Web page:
Substituting Oil for Shortening in Cake Recipes

Learn how to (and when you can) substitute oil for shortening when baking.

It's a familiar scene for many home chefs. You land on the ideal, delicious-sounding recipe perfect for your occasion. You grab all the cooking or baking tools you need, then start rounding up ingredients. You're plugging right along and almost ready to channel your inner celeb baker...until you discover you're one or two ingredients shy of what you need to complete the dish. Perhaps this exact situation is what inspired you to search "Can I substitute oil for shortening?" and land right here. Fret not: We have the answers you need about vegetable shortening vs. oil that will likely save your baking day.

pressing shortening into measuring cup with spatula
Kritsada Panichgul

Shortening vs. Oil and Other Fats in Baking

Before we dive into the topic of shortening vs. oil in baked goods, let's talk about the essential role fat plays in cake recipes and other baked treats. Fat is an element that lends a tender texture and boosts flavor. Depending on the solid or liquid fat source you use, the results will vary.

There are at least 20 different fats you could choose from, such as coconut oil, vegetable oil, lard, or butter. All oils (except for coconut, which is solid at room temperature and more akin to shortening) work about the same in baking recipes that call for oil, since they are 100% fat. Shortening is also 100% fat. By comparison, most American butters are about 80% fat, 15% water, and 5% milk solids.

Oils cannot, however, play a role in leavening so they are not always an equal swap in baked goods that originally call for all solid fats.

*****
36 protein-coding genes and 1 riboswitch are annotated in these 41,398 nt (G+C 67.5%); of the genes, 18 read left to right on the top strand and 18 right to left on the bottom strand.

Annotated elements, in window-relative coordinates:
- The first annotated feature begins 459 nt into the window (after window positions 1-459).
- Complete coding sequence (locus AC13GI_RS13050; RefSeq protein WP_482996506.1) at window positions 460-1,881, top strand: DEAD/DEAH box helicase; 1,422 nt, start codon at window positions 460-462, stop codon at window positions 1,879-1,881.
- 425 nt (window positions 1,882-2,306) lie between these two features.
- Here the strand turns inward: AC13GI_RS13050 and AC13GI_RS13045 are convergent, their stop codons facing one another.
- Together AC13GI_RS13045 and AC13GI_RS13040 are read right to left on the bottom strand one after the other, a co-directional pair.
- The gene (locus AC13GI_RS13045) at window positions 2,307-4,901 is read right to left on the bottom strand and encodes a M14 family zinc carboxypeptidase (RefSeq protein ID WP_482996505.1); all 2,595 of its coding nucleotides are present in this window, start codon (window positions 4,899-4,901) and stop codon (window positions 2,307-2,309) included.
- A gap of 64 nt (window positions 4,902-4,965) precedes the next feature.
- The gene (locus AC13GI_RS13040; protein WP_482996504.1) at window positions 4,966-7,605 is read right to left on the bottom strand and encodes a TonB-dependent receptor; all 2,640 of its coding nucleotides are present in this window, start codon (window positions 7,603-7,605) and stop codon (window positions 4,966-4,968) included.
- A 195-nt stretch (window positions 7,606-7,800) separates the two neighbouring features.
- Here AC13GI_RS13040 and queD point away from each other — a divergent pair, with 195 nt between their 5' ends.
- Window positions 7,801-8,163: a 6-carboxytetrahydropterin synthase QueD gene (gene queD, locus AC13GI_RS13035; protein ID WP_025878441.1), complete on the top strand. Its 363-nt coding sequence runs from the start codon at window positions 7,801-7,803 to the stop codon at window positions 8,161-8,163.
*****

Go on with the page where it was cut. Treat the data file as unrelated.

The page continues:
Can I Substitute Oil for Shortening in a Cake?

As a general rule, yes, you can substitute vegetable oil for shortening in cakes. If you substitute oil for shortening, it's good to consider the instructions for your specific layer, sheet, pound, or bundt cake recipe, then go from there.

Cakes are most often made in one of two ways:

  • Using the creaming method, which calls for beating the fat with the sugar to create a fluffy, light batter. Air is incorporated into the batter and the volume of the batter increases. The solid fats help amplify the aeration process.
  • Using the all-together method, which involves mixing all the liquid components in one bowl, then all the dry components in another. Next, you would slowly incorporate the dry into the wet mixture and the fluffy texture is the result of the leaveners (baking powder and baking soda).

Any cake recipe that calls for the all-together method should be a safer one to try to substitute oil for shortening, but either should be fairly safe.

So go ahead and substitute oil for shortening cup for cup. Just be aware when you're choosing vegetable shortening vs. oil, the oil will result in a more dense (though still delicious) structure.

So what about swapping solid fats for liquid ones? You can absolutely do so by melting the solid fats first. Just keep in mind that the fats will solidify once the baked good is cooled, so the texture may be slightly different than you're used to. The water that's present in butter strengthens the gluten in a cake's flour, resulting in a crumb that's denser and not quite as tender as a cake made with oil.

Now that you know you can substitute oil for shortening, go forth and mix, bake, and devour; you'll be pleased with the results regardless of the tiny textural differences.

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